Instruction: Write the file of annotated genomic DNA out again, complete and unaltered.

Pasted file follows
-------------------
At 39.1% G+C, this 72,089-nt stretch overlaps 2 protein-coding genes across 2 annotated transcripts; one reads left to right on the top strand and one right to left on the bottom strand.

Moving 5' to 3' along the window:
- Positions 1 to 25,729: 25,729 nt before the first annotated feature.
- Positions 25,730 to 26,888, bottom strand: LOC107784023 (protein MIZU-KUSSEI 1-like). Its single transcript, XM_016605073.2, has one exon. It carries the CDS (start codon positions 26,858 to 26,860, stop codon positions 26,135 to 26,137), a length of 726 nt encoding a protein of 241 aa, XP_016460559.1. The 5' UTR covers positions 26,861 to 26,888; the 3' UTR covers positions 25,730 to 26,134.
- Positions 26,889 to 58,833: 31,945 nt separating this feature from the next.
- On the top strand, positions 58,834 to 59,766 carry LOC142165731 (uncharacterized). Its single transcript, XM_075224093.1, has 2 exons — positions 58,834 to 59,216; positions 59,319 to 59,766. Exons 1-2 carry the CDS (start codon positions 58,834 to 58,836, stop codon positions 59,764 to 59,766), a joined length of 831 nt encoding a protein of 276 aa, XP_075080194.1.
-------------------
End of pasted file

At 39.1% G+C, this 72,089-nt stretch overlaps 2 protein-coding genes across 2 annotated transcripts; one reads left to right on the top strand and one right to left on the bottom strand.

Moving 5' to 3' along the window:
- Positions 1 to 25,729: 25,729 nt before the first annotated feature.
- Positions 25,730 to 26,888, bottom strand: LOC107784023 (protein MIZU-KUSSEI 1-like). Its single transcript, XM_016605073.2, has one exon. It carries the CDS (start codon positions 26,858 to 26,860, stop codon positions 26,135 to 26,137), a length of 726 nt encoding a protein of 241 aa, XP_016460559.1. The 5' UTR covers positions 26,861 to 26,888; the 3' UTR covers positions 25,730 to 26,134.
- Positions 26,889 to 58,833: 31,945 nt separating this feature from the next.
- On the top strand, positions 58,834 to 59,766 carry LOC142165731 (uncharacterized). Its single transcript, XM_075224093.1, has 2 exons — positions 58,834 to 59,216; positions 59,319 to 59,766. Exons 1-2 carry the CDS (start codon positions 58,834 to 58,836, stop codon positions 59,764 to 59,766), a joined length of 831 nt encoding a protein of 276 aa, XP_075080194.1.